MM: I reckon is something more complex than simply mirroring or translating to put it into words, and yet it is as simple as letting it flow as a stream of consciousness. The only certain thing for me is that you have to be touched by the landscape. Emotionally, intellectually and physically. So touched as when you are in love with someone or something. Otherwise, it will not resonate with you. For me the desert of Paracas is the beauty before beauty…do you see what I mean? It is like being in front of something so ancient, so remote, so still, so silent, so deeply without words. It is like entering a temple, a myth of creation or Paradise.
And therefore, it takes a lifetime to fully understand the gift one has been given because it also demands you to commit with it. It is like being in a state of bliss. The Poem, the silent Poem of the Earth talks to you and thus you create music in response to that gift from heaven.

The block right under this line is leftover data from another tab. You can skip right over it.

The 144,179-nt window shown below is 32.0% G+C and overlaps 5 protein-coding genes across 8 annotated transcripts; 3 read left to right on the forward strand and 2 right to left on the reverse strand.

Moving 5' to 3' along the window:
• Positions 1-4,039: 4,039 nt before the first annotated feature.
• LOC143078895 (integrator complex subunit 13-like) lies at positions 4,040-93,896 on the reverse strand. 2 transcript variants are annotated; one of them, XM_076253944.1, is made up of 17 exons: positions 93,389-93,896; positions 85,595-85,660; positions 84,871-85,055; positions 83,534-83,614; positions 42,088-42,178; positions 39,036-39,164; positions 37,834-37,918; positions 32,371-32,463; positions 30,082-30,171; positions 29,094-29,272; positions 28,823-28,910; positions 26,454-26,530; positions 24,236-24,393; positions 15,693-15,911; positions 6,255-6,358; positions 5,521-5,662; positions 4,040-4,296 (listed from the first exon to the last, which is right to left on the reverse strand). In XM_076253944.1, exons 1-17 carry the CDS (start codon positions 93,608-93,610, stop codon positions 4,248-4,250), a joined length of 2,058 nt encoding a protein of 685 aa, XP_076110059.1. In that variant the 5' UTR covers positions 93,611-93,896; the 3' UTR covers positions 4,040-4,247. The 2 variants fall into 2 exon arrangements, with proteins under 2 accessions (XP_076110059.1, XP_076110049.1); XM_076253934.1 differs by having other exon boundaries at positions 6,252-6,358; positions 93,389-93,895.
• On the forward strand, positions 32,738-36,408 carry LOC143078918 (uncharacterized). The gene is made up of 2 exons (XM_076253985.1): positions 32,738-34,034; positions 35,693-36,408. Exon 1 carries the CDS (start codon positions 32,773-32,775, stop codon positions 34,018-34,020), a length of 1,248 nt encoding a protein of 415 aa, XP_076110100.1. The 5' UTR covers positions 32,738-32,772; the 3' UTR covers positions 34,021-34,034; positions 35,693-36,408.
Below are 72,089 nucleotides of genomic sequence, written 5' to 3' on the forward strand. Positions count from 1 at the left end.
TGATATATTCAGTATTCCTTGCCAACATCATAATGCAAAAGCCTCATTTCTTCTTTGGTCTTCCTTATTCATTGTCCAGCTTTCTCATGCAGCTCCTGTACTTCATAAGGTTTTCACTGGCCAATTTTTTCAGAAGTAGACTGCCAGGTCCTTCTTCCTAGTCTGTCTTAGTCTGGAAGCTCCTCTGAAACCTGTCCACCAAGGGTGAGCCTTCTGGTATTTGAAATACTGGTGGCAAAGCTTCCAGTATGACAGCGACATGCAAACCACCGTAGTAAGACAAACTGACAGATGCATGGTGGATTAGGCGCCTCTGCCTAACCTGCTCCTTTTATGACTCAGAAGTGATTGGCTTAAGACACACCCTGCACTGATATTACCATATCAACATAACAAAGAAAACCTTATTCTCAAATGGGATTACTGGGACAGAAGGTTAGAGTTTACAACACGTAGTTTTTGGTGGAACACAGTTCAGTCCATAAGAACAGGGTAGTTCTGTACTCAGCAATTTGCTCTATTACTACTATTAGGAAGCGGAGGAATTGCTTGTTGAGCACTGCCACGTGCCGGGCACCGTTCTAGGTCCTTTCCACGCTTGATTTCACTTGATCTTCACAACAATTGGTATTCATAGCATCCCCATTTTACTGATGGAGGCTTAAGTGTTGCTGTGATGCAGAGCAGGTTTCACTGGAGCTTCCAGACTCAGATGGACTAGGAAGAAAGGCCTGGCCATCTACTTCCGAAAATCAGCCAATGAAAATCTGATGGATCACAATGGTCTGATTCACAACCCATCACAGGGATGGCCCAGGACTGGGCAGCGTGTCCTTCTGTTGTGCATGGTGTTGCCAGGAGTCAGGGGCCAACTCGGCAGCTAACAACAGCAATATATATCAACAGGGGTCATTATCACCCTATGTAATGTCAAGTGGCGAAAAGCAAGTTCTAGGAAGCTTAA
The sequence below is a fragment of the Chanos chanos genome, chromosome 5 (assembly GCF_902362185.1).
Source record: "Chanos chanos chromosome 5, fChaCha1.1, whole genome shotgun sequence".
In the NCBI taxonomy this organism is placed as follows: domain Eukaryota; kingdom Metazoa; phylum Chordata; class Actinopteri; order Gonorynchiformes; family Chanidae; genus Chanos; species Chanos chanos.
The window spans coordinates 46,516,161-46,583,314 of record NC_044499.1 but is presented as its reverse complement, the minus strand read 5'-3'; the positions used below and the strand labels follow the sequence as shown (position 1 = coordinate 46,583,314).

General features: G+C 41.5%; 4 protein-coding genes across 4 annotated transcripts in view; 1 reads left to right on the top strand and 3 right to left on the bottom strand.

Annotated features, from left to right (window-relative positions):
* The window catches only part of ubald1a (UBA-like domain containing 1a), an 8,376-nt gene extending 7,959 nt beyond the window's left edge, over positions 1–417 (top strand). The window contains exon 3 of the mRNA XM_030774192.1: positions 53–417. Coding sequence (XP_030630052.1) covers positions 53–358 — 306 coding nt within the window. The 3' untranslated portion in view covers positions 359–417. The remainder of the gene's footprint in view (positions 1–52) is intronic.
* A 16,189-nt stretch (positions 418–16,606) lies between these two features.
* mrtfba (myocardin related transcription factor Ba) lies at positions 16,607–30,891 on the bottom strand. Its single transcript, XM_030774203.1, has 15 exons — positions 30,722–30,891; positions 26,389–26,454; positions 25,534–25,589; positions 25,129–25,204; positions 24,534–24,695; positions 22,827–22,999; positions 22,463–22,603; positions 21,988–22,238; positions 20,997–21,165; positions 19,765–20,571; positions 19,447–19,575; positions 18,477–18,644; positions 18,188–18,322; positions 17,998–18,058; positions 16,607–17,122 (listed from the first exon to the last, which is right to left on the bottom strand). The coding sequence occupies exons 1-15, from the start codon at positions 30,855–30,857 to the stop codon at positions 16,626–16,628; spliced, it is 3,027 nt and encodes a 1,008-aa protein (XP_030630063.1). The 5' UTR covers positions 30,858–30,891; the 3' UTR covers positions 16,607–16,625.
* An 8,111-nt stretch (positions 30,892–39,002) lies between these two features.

ACL: What would the musical – and perhaps semiotic – differences between the Peruvian landscape and others be?
MM: The big difference between the Peruvian landscape and others is the metaphysical force. It gets you in a state of astonishment, of not knowing, of being in front of a question that has no answer. I remember it well when I returned from London to Peru, after many years of living in Europe. It was a cultural shock. I am now past seventy years old and the sound of that shock still resonates in me and it has become a kind of leitmotiv in my music.
TE: I think because of the extremely long history of humankind living in Peru, the country has got such unique musical and cultural roots that stick really deep. To me it seems like the Peruvians are really good at taking care of their own history, and its beautiful to see such a proud people. And when making music that tells a landscape’s story, the unique history and cultural awareness shines through.
ACL: What does the Ritual aspect of this music and this landscape consist of? Is the music an access to the transcendental character of the landscape or is it the other way around?